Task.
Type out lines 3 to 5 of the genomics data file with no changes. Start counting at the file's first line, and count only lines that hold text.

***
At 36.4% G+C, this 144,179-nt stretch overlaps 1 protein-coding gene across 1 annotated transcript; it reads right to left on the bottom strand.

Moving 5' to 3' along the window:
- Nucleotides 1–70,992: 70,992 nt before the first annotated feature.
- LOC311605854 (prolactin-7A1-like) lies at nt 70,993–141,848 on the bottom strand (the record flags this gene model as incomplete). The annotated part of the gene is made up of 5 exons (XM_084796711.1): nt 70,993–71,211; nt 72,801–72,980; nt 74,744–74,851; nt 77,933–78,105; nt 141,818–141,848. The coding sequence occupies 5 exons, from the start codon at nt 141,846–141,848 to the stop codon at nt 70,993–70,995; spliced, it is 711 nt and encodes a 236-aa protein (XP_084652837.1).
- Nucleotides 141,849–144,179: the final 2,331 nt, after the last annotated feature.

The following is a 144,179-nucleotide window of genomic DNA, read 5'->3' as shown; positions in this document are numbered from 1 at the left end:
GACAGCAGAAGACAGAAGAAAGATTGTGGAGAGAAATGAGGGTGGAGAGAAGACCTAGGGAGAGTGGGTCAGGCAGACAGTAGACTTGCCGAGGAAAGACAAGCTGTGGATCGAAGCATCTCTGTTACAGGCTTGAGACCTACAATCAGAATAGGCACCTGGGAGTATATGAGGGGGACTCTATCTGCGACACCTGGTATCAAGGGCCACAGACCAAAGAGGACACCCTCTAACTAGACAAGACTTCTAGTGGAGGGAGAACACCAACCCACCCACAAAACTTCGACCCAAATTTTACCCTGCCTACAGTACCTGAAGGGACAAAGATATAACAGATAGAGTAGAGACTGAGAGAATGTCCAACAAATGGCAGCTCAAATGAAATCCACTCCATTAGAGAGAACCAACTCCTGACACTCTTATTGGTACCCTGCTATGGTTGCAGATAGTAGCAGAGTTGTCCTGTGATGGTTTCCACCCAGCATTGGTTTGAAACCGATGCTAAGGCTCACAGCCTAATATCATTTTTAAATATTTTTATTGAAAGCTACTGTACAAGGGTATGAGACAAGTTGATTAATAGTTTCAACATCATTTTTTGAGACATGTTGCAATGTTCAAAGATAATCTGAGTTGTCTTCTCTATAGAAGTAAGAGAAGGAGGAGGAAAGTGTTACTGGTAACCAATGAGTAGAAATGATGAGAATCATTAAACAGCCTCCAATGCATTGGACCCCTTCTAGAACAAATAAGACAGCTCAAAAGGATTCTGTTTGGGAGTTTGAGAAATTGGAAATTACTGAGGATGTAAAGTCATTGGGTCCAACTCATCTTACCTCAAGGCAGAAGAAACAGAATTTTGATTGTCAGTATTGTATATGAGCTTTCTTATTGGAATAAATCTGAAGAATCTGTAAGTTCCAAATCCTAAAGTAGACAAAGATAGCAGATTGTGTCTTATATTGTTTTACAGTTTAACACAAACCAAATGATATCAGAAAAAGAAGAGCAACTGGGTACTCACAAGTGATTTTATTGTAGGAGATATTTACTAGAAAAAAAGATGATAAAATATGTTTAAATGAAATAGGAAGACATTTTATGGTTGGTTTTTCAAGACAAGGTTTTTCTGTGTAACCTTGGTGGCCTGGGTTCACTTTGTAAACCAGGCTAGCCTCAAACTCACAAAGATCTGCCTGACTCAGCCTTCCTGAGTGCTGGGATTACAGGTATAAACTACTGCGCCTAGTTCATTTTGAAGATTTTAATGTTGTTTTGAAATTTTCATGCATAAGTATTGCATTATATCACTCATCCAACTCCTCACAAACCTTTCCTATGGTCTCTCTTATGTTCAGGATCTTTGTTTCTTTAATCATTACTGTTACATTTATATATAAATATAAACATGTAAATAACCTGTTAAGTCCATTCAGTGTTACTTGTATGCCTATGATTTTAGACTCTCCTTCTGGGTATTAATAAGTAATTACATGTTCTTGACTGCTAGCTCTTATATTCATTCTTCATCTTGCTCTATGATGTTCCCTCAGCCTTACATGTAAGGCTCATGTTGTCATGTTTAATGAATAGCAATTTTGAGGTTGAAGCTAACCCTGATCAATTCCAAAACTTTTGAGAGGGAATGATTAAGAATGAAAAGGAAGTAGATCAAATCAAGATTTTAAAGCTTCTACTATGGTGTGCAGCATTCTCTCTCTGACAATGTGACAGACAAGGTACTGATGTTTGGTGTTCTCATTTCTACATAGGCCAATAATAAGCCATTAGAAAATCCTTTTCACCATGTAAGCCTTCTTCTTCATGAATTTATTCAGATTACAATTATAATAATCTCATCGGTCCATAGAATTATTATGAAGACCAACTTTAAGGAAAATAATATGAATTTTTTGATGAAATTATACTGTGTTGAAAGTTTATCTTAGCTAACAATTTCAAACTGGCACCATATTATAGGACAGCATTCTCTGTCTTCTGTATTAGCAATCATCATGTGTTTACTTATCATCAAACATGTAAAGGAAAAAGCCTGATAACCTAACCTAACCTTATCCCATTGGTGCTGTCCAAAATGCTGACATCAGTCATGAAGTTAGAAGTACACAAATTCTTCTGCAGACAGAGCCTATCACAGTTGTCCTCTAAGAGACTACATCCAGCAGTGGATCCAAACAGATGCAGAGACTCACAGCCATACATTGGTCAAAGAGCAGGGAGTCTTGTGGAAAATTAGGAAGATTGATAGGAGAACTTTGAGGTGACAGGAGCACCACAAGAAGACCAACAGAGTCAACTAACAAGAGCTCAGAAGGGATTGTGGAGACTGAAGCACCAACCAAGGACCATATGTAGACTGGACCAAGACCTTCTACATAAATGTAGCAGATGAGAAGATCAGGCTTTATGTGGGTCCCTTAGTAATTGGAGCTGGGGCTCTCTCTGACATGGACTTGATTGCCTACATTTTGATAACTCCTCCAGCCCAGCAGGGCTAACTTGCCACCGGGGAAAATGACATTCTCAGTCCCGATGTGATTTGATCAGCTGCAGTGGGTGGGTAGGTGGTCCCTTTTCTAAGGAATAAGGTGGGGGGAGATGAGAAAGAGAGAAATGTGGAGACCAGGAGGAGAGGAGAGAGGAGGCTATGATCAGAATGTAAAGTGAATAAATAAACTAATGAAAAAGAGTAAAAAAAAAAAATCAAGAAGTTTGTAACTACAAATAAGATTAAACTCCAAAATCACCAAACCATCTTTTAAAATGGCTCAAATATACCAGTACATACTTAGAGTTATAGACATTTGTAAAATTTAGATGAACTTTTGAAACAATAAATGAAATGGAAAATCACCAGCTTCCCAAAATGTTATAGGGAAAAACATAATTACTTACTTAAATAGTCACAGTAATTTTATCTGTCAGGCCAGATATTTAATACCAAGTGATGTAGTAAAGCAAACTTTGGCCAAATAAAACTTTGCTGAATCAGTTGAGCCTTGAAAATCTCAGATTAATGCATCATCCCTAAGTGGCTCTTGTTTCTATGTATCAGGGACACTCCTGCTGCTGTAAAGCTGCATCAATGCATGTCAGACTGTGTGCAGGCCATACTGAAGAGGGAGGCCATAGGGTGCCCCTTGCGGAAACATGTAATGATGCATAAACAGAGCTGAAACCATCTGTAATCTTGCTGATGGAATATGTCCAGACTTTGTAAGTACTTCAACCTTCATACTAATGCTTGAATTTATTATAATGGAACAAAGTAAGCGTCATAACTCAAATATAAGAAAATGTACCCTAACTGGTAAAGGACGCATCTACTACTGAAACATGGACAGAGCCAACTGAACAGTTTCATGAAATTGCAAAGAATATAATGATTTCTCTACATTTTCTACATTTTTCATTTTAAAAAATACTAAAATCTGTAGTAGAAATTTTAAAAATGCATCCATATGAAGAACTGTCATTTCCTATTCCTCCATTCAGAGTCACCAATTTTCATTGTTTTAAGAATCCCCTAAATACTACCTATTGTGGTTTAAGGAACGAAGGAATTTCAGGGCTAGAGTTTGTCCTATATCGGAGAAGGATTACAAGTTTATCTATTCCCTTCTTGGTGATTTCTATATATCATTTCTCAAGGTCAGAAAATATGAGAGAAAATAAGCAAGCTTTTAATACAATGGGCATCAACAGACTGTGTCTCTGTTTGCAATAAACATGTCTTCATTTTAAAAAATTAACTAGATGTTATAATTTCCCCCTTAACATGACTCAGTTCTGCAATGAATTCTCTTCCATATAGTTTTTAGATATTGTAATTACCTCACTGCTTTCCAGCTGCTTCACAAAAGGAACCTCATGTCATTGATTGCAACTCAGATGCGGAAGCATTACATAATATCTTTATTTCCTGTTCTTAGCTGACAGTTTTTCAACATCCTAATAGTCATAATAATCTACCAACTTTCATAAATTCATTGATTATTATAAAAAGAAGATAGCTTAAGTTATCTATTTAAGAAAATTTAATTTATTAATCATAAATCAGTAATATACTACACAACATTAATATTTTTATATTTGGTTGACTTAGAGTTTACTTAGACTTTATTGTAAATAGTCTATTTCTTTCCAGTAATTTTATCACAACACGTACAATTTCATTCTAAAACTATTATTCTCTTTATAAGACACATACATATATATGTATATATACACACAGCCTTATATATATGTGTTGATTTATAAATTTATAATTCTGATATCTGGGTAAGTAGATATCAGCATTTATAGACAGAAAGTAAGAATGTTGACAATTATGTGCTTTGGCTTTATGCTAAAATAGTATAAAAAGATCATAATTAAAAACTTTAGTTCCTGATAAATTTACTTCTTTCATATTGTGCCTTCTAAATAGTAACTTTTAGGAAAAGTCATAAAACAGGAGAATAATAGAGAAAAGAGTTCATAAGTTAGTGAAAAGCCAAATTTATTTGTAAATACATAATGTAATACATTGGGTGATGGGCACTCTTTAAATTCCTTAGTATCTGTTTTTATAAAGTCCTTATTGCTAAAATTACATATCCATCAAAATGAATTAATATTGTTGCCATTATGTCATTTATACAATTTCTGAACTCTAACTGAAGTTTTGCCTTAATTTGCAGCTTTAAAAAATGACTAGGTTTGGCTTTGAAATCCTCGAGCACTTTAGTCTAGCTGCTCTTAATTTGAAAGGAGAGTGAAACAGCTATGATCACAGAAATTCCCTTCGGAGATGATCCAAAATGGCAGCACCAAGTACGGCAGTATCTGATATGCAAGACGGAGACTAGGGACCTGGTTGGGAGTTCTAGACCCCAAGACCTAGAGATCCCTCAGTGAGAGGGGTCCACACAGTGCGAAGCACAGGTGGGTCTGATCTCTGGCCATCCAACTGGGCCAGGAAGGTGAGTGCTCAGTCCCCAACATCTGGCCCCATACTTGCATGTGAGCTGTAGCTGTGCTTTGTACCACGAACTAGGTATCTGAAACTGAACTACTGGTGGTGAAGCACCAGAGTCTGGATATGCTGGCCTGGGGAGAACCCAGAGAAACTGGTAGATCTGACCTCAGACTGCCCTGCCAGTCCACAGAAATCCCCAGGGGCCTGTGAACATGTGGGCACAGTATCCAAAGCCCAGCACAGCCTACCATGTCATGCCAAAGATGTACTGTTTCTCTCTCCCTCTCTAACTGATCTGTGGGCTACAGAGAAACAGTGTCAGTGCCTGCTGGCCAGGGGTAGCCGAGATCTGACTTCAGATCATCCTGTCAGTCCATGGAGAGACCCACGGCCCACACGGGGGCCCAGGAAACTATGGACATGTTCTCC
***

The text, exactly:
- Nucleotides 1–70,992: 70,992 nt before the first annotated feature.
- LOC311605854 (prolactin-7A1-like) lies at nt 70,993–141,848 on the bottom strand (the record flags this gene model as incomplete). The annotated part of the gene is made up of 5 exons (XM_084796711.1): nt 70,993–71,211; nt 72,801–72,980; nt 74,744–74,851; nt 77,933–78,105; nt 141,818–141,848. The coding sequence occupies 5 exons, from the start codon at nt 141,846–141,848 to the stop codon at nt 70,993–70,995; spliced, it is 711 nt and encodes a 236-aa protein (XP_084652837.1).
- Nucleotides 141,849–144,179: the final 2,331 nt, after the last annotated feature.